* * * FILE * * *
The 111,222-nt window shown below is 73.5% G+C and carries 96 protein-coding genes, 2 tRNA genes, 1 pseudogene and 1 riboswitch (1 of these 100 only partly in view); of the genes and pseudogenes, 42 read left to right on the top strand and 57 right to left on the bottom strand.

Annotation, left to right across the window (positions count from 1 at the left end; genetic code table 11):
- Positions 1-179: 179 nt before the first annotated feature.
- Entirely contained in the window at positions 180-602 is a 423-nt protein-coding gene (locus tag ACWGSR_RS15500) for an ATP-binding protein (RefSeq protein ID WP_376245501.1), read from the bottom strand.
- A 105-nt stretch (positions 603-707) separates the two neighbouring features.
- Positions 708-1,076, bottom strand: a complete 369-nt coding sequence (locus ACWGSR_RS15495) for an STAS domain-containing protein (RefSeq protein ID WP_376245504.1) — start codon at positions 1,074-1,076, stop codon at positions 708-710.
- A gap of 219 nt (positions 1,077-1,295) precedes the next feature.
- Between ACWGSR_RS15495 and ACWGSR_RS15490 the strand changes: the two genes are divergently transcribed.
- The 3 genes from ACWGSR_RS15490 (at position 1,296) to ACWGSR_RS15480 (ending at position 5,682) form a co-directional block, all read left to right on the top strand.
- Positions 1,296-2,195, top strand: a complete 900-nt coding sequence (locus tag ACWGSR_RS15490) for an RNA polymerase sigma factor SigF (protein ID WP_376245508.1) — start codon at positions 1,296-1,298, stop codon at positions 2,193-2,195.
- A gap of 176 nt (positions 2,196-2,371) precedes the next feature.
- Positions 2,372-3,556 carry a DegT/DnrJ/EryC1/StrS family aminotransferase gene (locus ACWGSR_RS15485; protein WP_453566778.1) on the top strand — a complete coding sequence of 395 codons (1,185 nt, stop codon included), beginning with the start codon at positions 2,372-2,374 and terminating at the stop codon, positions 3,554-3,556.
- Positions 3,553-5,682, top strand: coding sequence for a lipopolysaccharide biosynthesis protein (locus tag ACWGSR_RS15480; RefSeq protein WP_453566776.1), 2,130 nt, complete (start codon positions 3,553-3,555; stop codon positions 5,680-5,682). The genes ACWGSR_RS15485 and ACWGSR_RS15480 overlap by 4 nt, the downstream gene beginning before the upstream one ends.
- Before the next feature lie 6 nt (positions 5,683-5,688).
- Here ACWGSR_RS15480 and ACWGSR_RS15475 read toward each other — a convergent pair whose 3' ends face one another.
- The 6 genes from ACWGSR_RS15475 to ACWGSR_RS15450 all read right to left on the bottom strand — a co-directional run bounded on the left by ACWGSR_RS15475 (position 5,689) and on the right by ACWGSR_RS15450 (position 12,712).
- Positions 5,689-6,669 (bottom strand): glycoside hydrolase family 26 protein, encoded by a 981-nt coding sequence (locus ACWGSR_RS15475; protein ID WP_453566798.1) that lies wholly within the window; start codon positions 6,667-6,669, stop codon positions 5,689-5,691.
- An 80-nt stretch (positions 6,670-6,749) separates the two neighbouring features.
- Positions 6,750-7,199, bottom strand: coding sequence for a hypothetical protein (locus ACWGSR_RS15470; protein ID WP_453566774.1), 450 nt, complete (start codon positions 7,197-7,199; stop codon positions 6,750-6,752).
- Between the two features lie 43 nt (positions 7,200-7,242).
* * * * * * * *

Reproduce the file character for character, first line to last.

The 111,222-nt window shown below is 73.5% G+C and carries 96 protein-coding genes, 2 tRNA genes, 1 pseudogene and 1 riboswitch (1 of these 100 only partly in view); of the genes and pseudogenes, 42 read left to right on the top strand and 57 right to left on the bottom strand.

Annotation, left to right across the window (positions count from 1 at the left end; genetic code table 11):
- Positions 1-179: 179 nt before the first annotated feature.
- Entirely contained in the window at positions 180-602 is a 423-nt protein-coding gene (locus tag ACWGSR_RS15500) for an ATP-binding protein (RefSeq protein ID WP_376245501.1), read from the bottom strand.
- A 105-nt stretch (positions 603-707) separates the two neighbouring features.
- Positions 708-1,076, bottom strand: a complete 369-nt coding sequence (locus ACWGSR_RS15495) for an STAS domain-containing protein (RefSeq protein ID WP_376245504.1) — start codon at positions 1,074-1,076, stop codon at positions 708-710.
- A gap of 219 nt (positions 1,077-1,295) precedes the next feature.
- Between ACWGSR_RS15495 and ACWGSR_RS15490 the strand changes: the two genes are divergently transcribed.
- The 3 genes from ACWGSR_RS15490 (at position 1,296) to ACWGSR_RS15480 (ending at position 5,682) form a co-directional block, all read left to right on the top strand.
- Positions 1,296-2,195, top strand: a complete 900-nt coding sequence (locus tag ACWGSR_RS15490) for an RNA polymerase sigma factor SigF (protein ID WP_376245508.1) — start codon at positions 1,296-1,298, stop codon at positions 2,193-2,195.
- A gap of 176 nt (positions 2,196-2,371) precedes the next feature.
- Positions 2,372-3,556 carry a DegT/DnrJ/EryC1/StrS family aminotransferase gene (locus ACWGSR_RS15485; protein WP_453566778.1) on the top strand — a complete coding sequence of 395 codons (1,185 nt, stop codon included), beginning with the start codon at positions 2,372-2,374 and terminating at the stop codon, positions 3,554-3,556.
- Positions 3,553-5,682, top strand: coding sequence for a lipopolysaccharide biosynthesis protein (locus tag ACWGSR_RS15480; RefSeq protein WP_453566776.1), 2,130 nt, complete (start codon positions 3,553-3,555; stop codon positions 5,680-5,682). The genes ACWGSR_RS15485 and ACWGSR_RS15480 overlap by 4 nt, the downstream gene beginning before the upstream one ends.
- Before the next feature lie 6 nt (positions 5,683-5,688).
- Here ACWGSR_RS15480 and ACWGSR_RS15475 read toward each other — a convergent pair whose 3' ends face one another.
- The 6 genes from ACWGSR_RS15475 to ACWGSR_RS15450 all read right to left on the bottom strand — a co-directional run bounded on the left by ACWGSR_RS15475 (position 5,689) and on the right by ACWGSR_RS15450 (position 12,712).
- Positions 5,689-6,669 (bottom strand): glycoside hydrolase family 26 protein, encoded by a 981-nt coding sequence (locus ACWGSR_RS15475; protein ID WP_453566798.1) that lies wholly within the window; start codon positions 6,667-6,669, stop codon positions 5,689-5,691.
- An 80-nt stretch (positions 6,670-6,749) separates the two neighbouring features.
- Positions 6,750-7,199, bottom strand: coding sequence for a hypothetical protein (locus ACWGSR_RS15470; protein ID WP_453566774.1), 450 nt, complete (start codon positions 7,197-7,199; stop codon positions 6,750-6,752).
- Between the two features lie 43 nt (positions 7,200-7,242).